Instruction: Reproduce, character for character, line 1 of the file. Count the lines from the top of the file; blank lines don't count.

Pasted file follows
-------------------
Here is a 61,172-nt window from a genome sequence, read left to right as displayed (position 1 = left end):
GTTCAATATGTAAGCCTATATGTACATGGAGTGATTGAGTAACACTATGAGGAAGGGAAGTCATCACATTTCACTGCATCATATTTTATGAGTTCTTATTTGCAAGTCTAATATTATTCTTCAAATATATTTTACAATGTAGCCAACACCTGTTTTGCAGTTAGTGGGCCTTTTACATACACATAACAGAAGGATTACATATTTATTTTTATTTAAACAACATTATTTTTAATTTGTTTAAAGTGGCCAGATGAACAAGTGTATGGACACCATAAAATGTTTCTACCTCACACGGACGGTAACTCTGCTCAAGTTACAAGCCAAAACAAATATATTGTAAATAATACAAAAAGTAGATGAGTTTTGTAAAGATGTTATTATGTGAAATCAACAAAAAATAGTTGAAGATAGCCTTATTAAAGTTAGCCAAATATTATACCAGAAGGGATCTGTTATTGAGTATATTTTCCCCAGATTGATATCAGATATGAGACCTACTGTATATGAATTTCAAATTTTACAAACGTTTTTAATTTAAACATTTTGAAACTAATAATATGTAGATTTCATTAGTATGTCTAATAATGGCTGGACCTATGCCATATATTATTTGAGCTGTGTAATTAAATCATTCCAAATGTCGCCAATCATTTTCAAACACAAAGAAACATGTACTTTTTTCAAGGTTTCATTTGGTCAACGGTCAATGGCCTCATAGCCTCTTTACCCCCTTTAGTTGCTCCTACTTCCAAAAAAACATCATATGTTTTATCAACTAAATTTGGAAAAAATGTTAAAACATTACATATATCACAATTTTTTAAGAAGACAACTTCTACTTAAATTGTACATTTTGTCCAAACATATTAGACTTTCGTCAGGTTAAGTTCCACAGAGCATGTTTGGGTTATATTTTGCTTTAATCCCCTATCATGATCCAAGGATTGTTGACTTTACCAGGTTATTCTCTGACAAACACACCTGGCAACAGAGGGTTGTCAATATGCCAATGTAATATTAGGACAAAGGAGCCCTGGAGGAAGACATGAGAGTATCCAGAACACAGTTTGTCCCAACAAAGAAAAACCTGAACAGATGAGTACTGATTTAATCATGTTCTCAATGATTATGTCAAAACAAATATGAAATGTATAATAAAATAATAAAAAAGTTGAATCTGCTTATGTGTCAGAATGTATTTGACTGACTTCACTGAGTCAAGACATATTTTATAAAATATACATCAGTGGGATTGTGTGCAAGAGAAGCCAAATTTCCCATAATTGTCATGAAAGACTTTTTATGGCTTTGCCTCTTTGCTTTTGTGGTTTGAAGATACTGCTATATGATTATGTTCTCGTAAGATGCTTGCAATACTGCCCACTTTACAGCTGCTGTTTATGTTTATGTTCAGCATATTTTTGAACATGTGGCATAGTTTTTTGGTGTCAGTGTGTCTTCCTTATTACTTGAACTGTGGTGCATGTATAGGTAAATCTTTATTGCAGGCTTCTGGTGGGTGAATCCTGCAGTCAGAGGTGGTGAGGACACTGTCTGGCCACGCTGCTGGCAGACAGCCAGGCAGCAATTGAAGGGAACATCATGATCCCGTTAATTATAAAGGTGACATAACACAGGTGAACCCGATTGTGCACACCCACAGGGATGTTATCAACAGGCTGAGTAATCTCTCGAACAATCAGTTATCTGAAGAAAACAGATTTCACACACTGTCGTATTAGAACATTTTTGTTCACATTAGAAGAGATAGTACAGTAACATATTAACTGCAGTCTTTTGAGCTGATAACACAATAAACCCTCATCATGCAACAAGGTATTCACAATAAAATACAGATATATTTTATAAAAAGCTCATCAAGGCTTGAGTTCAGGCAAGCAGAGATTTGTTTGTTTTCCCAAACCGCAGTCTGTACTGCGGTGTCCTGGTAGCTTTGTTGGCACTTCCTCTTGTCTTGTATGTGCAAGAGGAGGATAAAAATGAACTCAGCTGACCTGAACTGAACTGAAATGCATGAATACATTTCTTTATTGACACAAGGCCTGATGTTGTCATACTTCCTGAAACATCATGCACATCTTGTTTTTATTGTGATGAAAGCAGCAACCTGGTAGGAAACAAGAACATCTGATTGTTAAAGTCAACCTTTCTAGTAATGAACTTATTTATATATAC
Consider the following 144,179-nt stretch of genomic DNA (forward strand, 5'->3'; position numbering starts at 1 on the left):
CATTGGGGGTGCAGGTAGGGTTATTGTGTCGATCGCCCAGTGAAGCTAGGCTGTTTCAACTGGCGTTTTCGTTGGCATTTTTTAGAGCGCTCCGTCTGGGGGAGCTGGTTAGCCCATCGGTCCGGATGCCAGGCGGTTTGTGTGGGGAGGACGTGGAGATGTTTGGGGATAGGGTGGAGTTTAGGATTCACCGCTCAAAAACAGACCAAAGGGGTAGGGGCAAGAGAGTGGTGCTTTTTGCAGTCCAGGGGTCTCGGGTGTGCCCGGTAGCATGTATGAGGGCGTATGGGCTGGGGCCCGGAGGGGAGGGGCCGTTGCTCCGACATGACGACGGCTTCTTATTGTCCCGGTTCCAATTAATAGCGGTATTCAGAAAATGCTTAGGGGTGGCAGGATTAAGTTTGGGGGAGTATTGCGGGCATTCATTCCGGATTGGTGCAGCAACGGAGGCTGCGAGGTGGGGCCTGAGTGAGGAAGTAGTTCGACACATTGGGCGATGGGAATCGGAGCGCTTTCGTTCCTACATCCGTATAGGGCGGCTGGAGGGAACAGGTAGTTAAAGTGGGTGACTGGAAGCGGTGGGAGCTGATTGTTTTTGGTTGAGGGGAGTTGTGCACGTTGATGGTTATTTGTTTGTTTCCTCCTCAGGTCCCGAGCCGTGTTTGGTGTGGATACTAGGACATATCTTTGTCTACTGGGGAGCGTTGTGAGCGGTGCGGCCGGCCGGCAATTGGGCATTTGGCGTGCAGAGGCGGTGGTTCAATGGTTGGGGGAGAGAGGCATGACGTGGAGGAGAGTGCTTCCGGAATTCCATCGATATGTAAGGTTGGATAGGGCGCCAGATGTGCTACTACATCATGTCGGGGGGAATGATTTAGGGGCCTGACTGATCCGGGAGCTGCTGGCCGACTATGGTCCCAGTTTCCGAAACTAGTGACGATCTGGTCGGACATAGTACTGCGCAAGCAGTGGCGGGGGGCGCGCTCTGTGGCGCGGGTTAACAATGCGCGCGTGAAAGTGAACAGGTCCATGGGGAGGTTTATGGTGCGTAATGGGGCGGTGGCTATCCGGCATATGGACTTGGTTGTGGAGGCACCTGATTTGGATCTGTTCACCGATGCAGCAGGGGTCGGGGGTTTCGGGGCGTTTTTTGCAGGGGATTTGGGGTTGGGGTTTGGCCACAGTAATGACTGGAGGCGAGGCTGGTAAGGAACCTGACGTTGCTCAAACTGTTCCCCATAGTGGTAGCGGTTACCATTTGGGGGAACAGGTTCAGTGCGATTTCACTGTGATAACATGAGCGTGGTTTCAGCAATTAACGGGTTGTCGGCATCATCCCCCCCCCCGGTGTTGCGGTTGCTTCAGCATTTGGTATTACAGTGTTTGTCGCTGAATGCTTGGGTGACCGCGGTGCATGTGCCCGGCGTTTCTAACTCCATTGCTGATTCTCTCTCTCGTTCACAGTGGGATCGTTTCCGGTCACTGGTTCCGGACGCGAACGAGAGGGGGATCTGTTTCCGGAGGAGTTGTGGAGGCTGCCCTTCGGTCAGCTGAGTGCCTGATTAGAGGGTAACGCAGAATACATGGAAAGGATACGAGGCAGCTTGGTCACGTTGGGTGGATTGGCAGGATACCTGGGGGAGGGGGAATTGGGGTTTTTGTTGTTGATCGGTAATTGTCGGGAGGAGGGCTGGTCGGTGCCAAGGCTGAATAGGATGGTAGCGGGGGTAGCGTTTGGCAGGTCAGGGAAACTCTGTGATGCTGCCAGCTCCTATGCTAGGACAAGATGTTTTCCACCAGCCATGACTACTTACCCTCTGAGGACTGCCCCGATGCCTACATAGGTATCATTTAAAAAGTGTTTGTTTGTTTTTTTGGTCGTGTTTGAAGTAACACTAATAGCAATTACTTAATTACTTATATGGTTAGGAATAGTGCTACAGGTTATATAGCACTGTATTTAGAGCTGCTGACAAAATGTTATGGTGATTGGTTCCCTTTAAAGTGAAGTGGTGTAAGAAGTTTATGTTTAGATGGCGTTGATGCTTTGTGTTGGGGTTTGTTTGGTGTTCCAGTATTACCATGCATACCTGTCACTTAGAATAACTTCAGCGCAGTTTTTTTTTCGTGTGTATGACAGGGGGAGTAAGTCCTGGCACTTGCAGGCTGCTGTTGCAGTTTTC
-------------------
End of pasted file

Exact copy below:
Here is a 61,172-nt window from a genome sequence, read left to right as displayed (position 1 = left end):